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02119 : Real Estate Advice

  • All12
  • Local Info1
  • Home Buying4
  • Home Selling0
  • Market Conditions0

Activity 8
Wed Aug 12, 2015
Camvalerie2 asked:
2 unit condo 19 yrs. boughtt at same time condo docs stated set trustee acct. we went 50/50 instead we had disagreement not related to condo other unit hired lawyer. this is lst trustees…
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Fri May 24, 2013
Heath Coker answered:
I would use a local rental professional to save time and money and also to make sure you don't miss a great rental.

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Mon May 13, 2013
Ken Lambert answered:
Hello- I'm not sure, but I think the other comment was talking about title insurance, not homeowners insurance.
Property insurance will vary based on many things like the age of property, size, and other items- how far away from a FD, etc-
But, I always figure about $500/ year is a good number- for a single family owner occupied home- assuming you don't live right on the beach or something... This doesn't include flood insurance- if needed. If I can be of any more help, please let me know. Thanks and good luck,

Ken L.
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Wed May 8, 2013
Michael Ferretti answered:
I've sold properties in Fort Hill, Roxbury. Fort Hill is great. But just as an alternative, you might want to consider 81 Westminster Ave.

Michael A.J. Ferretti
DuPont Street Realty Advisors
(310) 896-5003 - Los Angeles
(617) 306-8990 - Boston
Lic# CA01874839 / MA9053588
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Tue Jan 6, 2009
Don Shea answered:
From your brief description, it sounds as if you went right to the Seller's agent. In our area, Illinois, a listing agent is obligated, even when acting as a "dual agent", to present each and every offer made on the property right up to closing. If a Seller rejects an offer, our contracts have a paragraph the Seller signs indicating that they decline your offer. You can and should request that when you tender an offer. Little consolation, I know; but at least you would have known you were in the game.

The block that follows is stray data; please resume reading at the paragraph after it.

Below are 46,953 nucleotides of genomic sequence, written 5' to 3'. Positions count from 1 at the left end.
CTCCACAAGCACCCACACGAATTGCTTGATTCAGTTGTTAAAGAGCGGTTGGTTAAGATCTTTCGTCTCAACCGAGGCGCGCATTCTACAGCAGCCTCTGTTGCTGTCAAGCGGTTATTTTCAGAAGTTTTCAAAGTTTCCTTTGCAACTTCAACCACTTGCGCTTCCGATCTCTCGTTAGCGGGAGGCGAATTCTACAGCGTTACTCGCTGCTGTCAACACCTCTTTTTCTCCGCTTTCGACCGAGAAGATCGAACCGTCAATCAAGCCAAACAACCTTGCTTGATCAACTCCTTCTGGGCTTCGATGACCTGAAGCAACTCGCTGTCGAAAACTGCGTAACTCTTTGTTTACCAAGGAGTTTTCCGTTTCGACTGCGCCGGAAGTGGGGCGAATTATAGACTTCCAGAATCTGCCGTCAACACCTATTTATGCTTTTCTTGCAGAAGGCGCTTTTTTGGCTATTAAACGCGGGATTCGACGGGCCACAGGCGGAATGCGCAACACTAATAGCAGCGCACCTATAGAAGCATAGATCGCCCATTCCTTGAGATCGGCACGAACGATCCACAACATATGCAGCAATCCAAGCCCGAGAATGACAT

Someone else mentioned that there may have been a higher offer. If you had a buyer's agent, (1) you would have had a true advocate and (2) they might have counseled you about the situtation and what may have been required to win the deal. Spearating the Buyer and Seller representation ensures each participant has independent advice pertinent to their role.

Sorry your deal want poorly.
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Mon Oct 6, 2008
Deborah Madey answered:
REOs can take a bit longer. Be sure to understand when you are dealing w/ a short sale that needs bank approval versus an REO which is a bank owned property. With an REO, the bank owns the property and generally has some level of commitment to the selling process to get the property off of their books. Some banks are motivated and reasonable, and others are not. I have witnessed banks moving along quickly with good communication and watched as other banks let the best buyers fade into the horizon. As a rule, REO property transactions move much quicker than short sales.

In an auction type of pricing stratetgy, I have seen banks settle for less than their expectations when mulitple offers all fall short of the bank's target. If the bank has only one offer at a price less than desired, the bank may hold out. When the bank has 4 offers and all fall short, the market has made a clear and compelling statement and most logical people will listen. Disclaimer: Banks are not always logical.
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